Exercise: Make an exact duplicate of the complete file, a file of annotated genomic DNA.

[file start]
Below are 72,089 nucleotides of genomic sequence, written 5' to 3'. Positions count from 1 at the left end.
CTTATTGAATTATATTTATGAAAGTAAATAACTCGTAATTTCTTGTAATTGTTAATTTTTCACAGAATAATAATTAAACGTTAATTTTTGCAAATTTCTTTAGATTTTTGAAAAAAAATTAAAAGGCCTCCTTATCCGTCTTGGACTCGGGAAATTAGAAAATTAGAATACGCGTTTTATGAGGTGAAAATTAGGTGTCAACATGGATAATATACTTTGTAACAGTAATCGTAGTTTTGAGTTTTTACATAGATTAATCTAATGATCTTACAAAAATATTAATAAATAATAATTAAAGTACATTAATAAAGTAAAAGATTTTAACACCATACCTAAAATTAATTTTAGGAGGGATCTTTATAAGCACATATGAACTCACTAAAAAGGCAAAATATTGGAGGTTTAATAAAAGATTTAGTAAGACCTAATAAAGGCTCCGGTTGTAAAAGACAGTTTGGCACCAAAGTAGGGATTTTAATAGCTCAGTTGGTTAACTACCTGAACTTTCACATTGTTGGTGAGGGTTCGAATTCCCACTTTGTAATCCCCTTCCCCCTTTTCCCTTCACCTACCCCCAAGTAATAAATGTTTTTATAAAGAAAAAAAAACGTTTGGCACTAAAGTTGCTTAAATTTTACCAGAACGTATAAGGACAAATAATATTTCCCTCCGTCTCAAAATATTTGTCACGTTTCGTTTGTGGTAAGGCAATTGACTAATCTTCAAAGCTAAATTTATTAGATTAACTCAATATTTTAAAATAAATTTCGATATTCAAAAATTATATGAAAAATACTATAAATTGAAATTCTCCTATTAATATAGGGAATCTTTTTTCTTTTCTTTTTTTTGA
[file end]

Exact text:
Below are 72,089 nucleotides of genomic sequence, written 5' to 3'. Positions count from 1 at the left end.
CTTATTGAATTATATTTATGAAAGTAAATAACTCGTAATTTCTTGTAATTGTTAATTTTTCACAGAATAATAATTAAACGTTAATTTTTGCAAATTTCTTTAGATTTTTGAAAAAAAATTAAAAGGCCTCCTTATCCGTCTTGGACTCGGGAAATTAGAAAATTAGAATACGCGTTTTATGAGGTGAAAATTAGGTGTCAACATGGATAATATACTTTGTAACAGTAATCGTAGTTTTGAGTTTTTACATAGATTAATCTAATGATCTTACAAAAATATTAATAAATAATAATTAAAGTACATTAATAAAGTAAAAGATTTTAACACCATACCTAAAATTAATTTTAGGAGGGATCTTTATAAGCACATATGAACTCACTAAAAAGGCAAAATATTGGAGGTTTAATAAAAGATTTAGTAAGACCTAATAAAGGCTCCGGTTGTAAAAGACAGTTTGGCACCAAAGTAGGGATTTTAATAGCTCAGTTGGTTAACTACCTGAACTTTCACATTGTTGGTGAGGGTTCGAATTCCCACTTTGTAATCCCCTTCCCCCTTTTCCCTTCACCTACCCCCAAGTAATAAATGTTTTTATAAAGAAAAAAAAACGTTTGGCACTAAAGTTGCTTAAATTTTACCAGAACGTATAAGGACAAATAATATTTCCCTCCGTCTCAAAATATTTGTCACGTTTCGTTTGTGGTAAGGCAATTGACTAATCTTCAAAGCTAAATTTATTAGATTAACTCAATATTTTAAAATAAATTTCGATATTCAAAAATTATATGAAAAATACTATAAATTGAAATTCTCCTATTAATATAGGGAATCTTTTTTCTTTTCTTTTTTTTGA